Cyr Farm

This house comes from Madawaska, more precisely from Saint Basile. It was built by Laurent Cyr, son of Michel and Madeleine Thibodeau, married to Angélique Raymond.

Sometime before getting married, Laurent leased then bought the land owned by Simonet Hébert. Laurent was probably the one who built the house in which he lived afterwards. Possibly before his wedding, Laurent purchased part of the household implements and furniture he could not make himself. He also got a wood stove required by the house apparently built without a fireplace. During the 1820s, Madwaska Acadians traveled more and more to Quebec or to the Saint Lawrence towns to buy the goods they deemed necessary.

Around 1850, Laurent whitewashed the east exterior wall of the house, the one facing the road. A gallery is built on the side towards the river, as traffic on the river was still considerable. After 1860, a gallery is built on the side towards the road. In addition, that same year, at the time of an agricultural fair, “Lawrence Cyre à Michael” won first prize for the best yearling colt.

Laurent and his wife Angélique had seven children and Laurent’s heir is his youngest son, also named Laurent. The date of the elder Laurent’s death is not known, but we know that the younger Laurent married Édith Daigle in 1872, in Saint David, United States.

Before they got married in 1872, the indoor walls of the house, having been left unfinished, were covered with newspapers. The small summer kitchen appears to date from this period, though we are unable to include it with certainty in the general remodeling.

The younger Laurent only had daughters. In 1905, Agnès, Laurent’s daughter, married Bélonie Thibodeau, and the couple inherited the farm. Around 1910, they had a new house built. The family of Agnès Cyr and Bélonie Thibodeau moved in the new house around 1914. From then on, the old one served as a storage shed.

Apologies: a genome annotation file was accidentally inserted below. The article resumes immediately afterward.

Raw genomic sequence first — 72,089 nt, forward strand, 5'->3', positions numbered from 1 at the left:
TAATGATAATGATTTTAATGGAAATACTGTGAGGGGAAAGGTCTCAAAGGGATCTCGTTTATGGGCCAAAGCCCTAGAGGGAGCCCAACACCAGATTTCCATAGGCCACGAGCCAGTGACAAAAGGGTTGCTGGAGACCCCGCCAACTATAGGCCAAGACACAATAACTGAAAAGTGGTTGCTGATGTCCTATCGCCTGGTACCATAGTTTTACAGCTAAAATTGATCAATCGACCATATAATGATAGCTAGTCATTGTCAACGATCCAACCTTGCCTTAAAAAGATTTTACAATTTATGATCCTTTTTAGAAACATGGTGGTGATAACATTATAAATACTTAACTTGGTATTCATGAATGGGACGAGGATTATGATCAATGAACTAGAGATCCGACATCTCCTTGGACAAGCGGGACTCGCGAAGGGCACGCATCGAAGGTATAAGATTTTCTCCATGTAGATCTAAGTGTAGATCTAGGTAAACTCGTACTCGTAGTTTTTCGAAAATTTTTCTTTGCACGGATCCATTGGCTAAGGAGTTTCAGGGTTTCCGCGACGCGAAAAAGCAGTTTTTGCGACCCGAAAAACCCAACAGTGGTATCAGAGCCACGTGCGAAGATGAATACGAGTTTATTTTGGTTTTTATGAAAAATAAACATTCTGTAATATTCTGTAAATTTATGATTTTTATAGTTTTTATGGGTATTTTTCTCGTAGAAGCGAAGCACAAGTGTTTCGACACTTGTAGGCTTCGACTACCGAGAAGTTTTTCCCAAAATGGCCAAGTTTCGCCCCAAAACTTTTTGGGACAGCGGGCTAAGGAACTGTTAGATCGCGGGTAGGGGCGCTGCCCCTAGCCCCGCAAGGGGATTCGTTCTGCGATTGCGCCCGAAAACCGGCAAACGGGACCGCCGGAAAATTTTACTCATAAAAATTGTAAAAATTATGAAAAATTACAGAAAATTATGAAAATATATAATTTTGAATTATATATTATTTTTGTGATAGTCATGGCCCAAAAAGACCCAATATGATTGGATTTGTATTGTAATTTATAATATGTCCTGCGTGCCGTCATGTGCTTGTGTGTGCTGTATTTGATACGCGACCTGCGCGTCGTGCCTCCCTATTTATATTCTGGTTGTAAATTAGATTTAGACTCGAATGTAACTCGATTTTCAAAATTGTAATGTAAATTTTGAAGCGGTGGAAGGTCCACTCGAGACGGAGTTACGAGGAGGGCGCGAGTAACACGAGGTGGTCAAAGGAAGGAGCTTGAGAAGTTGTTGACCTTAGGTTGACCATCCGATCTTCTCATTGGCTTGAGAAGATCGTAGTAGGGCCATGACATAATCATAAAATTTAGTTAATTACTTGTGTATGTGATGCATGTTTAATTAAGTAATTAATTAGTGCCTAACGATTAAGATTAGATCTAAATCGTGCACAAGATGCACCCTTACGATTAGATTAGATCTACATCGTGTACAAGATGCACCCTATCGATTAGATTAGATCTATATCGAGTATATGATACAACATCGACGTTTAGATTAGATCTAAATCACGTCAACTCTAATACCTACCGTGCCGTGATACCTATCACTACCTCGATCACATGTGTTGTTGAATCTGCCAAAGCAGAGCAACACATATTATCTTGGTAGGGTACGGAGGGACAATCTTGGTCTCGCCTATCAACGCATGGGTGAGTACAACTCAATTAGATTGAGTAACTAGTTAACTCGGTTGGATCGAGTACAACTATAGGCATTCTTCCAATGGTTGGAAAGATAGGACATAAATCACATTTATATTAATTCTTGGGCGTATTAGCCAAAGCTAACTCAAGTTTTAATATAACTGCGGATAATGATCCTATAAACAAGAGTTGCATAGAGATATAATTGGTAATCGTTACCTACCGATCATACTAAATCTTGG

On May 22, 1973, the Village historique acadien purchased from Camille Thibodeau, son of Agnès and Bélonie, Laurent Cyr (son of Michel) old housel. Originally, the house was believed to date from 1780, but after some research, it was found that the house was built at a later date, in fact around 1830. However, using new dating processes, it is possible that it was built as late as 1852.

Finally, the Cyr farm includes a house, a barn, a shed and a pigpen. 

Characteristics of the house:

  • Outdoor cellar entrance
  • Makeshift stairway
  • Indoor finishing simple and practically nonexistent
  • Numerous 20-pane sash windows.
  • Outdoor clapboard siding
  • Square hew logs construction

Barn and shed Arthur Soucy, reproduction
The barn and shed located on the Cyr farm complex are reproductions of those belonging to Arthur Soucy of Baker Lake. Both buildings have been built on the site in 1975.

Characteristics of the barn:

  • Open frame with beams and girders
  • Vertical plank siding
  • Wide central doors on front and back walls

Characteristics of the grain shed:

  • Outdoor walls covered with vertical planks
  • Sharp angled two slope roof
  • Wide entrance door and windows in the front gable